Every week there's a lot happening on the WTA - on the court, off the court, by the numbers, even a few tweets... catch up on it all in this week's WTA Diary.
Sara Errani may stand just 5' 5" tall, but on the red clay of Roland Garros, she seems capable of clearing the highest of hurdles. Against all odds, her bottomless reserves of energy, deceptively potent groundstrokes and iron will took her to within sliding distance of the title last year and are once again serving her well this time around.
The latest improbable triumph came on Sunday, when she dragged herself off the floor (both figuratively and literally) to overcome a blocked diaphragm and Carla Suárez Navarro.
Severe breathing difficulties at the end of the first set appeared to spell a painful end to Errani's challenge, but, with a little help from one of the WTA's medical team, she came roaring back to sink the Spaniard in three.
Errani is not the only player plotting an improbable path through the draw in Paris. Before the tournament, Jamie Hampton's best showing from her eight major appearances was a third round run at this year's Australian Open, but wins over Lucie Safarova and Petra Kvitova now see her on the verge of the quarterfinals. Next up is Jelena Jankovic.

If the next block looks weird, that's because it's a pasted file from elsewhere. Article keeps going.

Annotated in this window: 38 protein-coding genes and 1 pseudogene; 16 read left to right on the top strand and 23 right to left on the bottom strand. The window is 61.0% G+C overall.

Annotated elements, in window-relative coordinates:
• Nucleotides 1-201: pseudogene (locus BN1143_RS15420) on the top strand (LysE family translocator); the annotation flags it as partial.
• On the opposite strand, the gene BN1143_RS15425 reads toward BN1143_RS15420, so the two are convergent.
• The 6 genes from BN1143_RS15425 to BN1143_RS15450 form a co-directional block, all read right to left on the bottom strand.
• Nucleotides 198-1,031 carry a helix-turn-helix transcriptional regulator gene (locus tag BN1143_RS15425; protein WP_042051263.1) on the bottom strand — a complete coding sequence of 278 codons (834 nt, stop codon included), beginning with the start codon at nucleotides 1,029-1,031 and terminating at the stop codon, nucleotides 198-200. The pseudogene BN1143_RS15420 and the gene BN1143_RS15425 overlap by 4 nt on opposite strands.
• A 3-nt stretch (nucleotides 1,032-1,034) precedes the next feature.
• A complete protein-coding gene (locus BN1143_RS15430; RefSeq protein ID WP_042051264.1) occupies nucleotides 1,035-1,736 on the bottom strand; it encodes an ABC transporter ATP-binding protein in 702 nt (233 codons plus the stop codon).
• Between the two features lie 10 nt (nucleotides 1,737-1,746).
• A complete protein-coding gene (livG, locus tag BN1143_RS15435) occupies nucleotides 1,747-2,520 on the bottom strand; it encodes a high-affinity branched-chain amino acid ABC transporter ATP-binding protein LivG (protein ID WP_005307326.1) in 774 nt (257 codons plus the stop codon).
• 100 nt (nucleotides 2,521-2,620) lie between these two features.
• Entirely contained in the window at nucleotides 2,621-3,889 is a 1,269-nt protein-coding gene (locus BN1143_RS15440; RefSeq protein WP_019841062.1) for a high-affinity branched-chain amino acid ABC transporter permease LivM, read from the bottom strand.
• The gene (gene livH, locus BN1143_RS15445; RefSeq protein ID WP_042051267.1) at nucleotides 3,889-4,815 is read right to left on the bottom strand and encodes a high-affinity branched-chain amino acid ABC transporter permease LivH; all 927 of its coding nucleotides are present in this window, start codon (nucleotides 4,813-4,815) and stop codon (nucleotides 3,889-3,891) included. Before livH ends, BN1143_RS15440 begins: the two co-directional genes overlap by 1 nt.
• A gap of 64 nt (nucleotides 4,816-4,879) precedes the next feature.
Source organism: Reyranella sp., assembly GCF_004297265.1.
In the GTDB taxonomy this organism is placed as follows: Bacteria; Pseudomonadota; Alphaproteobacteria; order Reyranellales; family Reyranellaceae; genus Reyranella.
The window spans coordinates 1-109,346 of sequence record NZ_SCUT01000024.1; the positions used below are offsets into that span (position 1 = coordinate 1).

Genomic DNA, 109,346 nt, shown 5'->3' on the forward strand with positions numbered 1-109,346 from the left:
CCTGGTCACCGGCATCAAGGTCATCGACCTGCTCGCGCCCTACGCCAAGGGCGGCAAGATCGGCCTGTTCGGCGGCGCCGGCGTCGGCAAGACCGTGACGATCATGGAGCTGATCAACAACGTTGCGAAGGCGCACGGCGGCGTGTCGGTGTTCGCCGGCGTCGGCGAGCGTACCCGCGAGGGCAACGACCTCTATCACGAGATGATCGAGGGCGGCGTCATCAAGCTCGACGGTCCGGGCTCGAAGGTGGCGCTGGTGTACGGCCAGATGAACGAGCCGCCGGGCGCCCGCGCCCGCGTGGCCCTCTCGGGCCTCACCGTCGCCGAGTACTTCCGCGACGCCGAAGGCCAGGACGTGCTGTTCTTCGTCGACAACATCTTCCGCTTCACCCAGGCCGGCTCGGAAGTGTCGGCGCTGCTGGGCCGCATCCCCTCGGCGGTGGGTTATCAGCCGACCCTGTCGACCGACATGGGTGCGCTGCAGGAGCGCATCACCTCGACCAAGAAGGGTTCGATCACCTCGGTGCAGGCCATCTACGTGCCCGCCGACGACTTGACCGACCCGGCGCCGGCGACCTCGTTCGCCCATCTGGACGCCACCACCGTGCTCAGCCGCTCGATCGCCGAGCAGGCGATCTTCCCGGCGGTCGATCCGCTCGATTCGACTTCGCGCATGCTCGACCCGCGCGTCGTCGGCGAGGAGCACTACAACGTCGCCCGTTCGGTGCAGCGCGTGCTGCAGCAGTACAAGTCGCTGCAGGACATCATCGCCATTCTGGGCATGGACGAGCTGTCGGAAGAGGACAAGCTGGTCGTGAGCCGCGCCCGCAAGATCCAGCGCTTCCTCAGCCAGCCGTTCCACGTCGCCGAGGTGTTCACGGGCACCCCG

Also still in the running are fellow Americans Sloane Stephens and Bethanie Mattek-Sands, who take on the tour's two leading Marias, Sharapova and Kirilenko.
In spite of Hampton's on-court success, some people still can't get the hang of her name.
"You know I have one of the easiest names and everyone calls me Julie Hamilton - Julie Hamilton," Hampton said. "They can get Anastasia Pavlyuchenkova right but they can't Jamie Hampton right."
What A Difference A Year Makes
Another American on the up at the moment is Mallory Burdette. This time last year, the 22-year-old was representing Stanford at the NCAA tournament, but, much to her own surprise, she is now knocking on the door of the Top 50.
I think I need to watch more #rolandgarros tennis. Yesterday, had no clue who Paire was, today Chardy?
Lauren Davis has risen nearly 300 places in the rankings in the past 18 months, and judging by her pre-point ritual at Roland Garros, it turns out the only thing moving faster than her ranking are her hands.
Last week, Monica Puig of Puerto Rico and Marina Erakovic of New Zealand became the first women from their respective countries to reach the third round of the French Open. Puig was so popular in the French capital that she even had the honor of being interviewed in the back of a suped-up Peugeot 3008.